Methadone, a synthetic opiate medication that blocks the effects of heroin for about 24 hours, has a proven record of success when prescribed at a high enough dosage level for people addicted to heroin. LAAM, also a synthetic opiate medication for treating heroin addiction, can block the effects of heroin for up to 72 hours. Other approved medications are naloxone, which is used to treat cases of overdose, and naltrexone, both of which block the effects of morphine, heroin, and other opiates. Several other medications for use in heroin treatment programs are also under study.
There are many effective behavioral treatments available for heroin addiction. These can include residential and outpatient approaches. Several new behavioral therapies are showing particular promise for heroin addiction. Contingency management therapy uses a voucher-based system, where patients earn "points" based on negative drug tests, which they can exchange for items that encourage healthful living. Cognitive-behavioral interventions are designed to help modify the patient's thinking, expectancies, and behaviors and to increase skills in coping with various life stressors.
Extent of Use
Monitoring the Future Study (MTF)**
According to the 1999 MTF, rates of heroin use remained relatively stable and low since the late 1970s. After 1991, however, use began to rise among 10th- and 12th-graders, and after 1993, among 8th-graders. In 1999, prevalence of heroin use was comparable for all three grade levels. Although past year prevalence rates for heroin use remained relatively low in 1999, these rates are about two to three times higher than those reported in 1991.
Heroin Use by Students, 1999:
Community Epidemiology Work Group (CEWG)***
In June 2000, CEWG members reported that heroin indicators showed mixed trends. Mortality figures were mixed, with deaths increasing notably in Austin, Detroit, Minneapolis/St. Paul, and Phoenix, and declining in Miami, Philadelphia, St. Louis, San Diego, and Seattle. Emergency room admissions were also mixed, with 10 cities showing decreases (significant in San Francisco and Washington, D.C.), and 10 showing increases (particularly Baltimore and Miami). Heroin continues to account for a substantial proportion of treatment admissions in some CEWG areas (e.g., 47.8 percent in Baltimore, 43 percent in New York City, and 32 percent in Detroit). Heroin injection characterizes a large proportion of primary heroin treatment admissions (e.g., 90 percent in Texas). During the second quarter of 1999, the highest purity levels were found in Philadelphia (71 percent); New York (63.6 percent); Boston (61.4 percent); Newark (60.7 percent); Atlanta (57.8 percent); and San Diego (57.6 percent). Purity levels in other CEWG areas ranged from 11.8 percent in Dallas to 46.7 percent in Detroit. Injecting is on an upward trend among younger users in Baltimore, Boston, Minneapolis/St. Paul, Newark, New York City, and Seattle. In Boston, Chicago, Denver, Miami, and Washington, D.C., snorting seems to be increasing and is often the starting route for new users.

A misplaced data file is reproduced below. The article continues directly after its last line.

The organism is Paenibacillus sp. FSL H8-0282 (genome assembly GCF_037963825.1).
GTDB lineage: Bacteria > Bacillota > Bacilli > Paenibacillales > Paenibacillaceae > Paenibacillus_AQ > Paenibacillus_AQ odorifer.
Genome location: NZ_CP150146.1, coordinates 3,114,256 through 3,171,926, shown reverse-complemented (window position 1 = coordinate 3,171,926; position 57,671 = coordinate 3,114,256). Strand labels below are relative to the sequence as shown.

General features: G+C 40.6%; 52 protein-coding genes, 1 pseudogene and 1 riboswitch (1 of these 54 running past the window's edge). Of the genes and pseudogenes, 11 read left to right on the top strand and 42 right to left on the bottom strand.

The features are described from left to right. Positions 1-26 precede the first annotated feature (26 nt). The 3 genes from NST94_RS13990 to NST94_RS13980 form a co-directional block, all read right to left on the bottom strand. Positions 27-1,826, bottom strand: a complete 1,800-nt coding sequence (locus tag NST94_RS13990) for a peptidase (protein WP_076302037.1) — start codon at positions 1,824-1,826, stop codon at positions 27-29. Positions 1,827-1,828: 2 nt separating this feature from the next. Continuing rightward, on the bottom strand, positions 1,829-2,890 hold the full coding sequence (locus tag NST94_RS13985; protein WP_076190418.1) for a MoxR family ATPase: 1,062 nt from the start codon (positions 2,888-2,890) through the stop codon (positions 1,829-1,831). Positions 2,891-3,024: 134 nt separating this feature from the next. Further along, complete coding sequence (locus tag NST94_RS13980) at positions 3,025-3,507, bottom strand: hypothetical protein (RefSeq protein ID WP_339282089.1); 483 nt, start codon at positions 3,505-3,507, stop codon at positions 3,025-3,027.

National Household Survey on Drug Abuse (NHSDA)ý
The 1999 NHSDA study reports the use of illicit drugs by those people age 12 and older. The lifetime prevalence (at least one use in a persons lifetime) for heroin for those people age 12 and older was 1.4 percent.
By age category, 0.4 percent were in the 12-17 range; 1.8 percent were 18-25; and 1.4 percent were users age 26 and older.
"Lifetime" refers to use at least once during a respondent's lifetime. "Past year" refers to an individual's drug use at least once during the year preceding their response to the survey. "Past month" refers to an individual's drug use at least once during the month preceding their response to the survey.
* State Resources and Services Related to Alcohol and Other Drug Problems for Fiscal Year 1995: An Analysis of State Alcohol and Drug Abuse Profile Data, written by the National Association of State Alcohol and Drug Abuse Directors (NASADAD), July 1997, is available from NASADAD at 202-293-0090.
** The MTF survey is conducted by the University of Michigan's Institute for Social Research and is funded by National Institute on Drug Abuse, National Institutes of Health; it has tracked 12th graders' illicit drug use and related attitudes since 1975. In 1991, 8th and 10th graders were added to the study. For the 1998 study, 49,866 students were surveyed from a representative sample of 422 public and private schools nationwide. Copies of the latest survey are available from the National Clearinghouse for Alcohol and Drug Information at 1-800-729-6686.
*** CEWG is a NIDA-sponsored network of researchers from 20 major U.S. metropolitan areas and selected foreign countries who meet semiannually to discuss the current epidemiology of drug abuse. CEWG's most recent report is Epidemiologic Trends in Drug Abuse, Volume I, June 2000.
ý NHSDA is an annual survey conducted by the Substance Abuse and Mental Health Services administration. Copies of the latest survey are available from the National Clearinghouse for Alcohol and Drug Information at 1-800-729-6686.
Call toll-free: 1-888-NIH-NIDA (1-888-644-6432)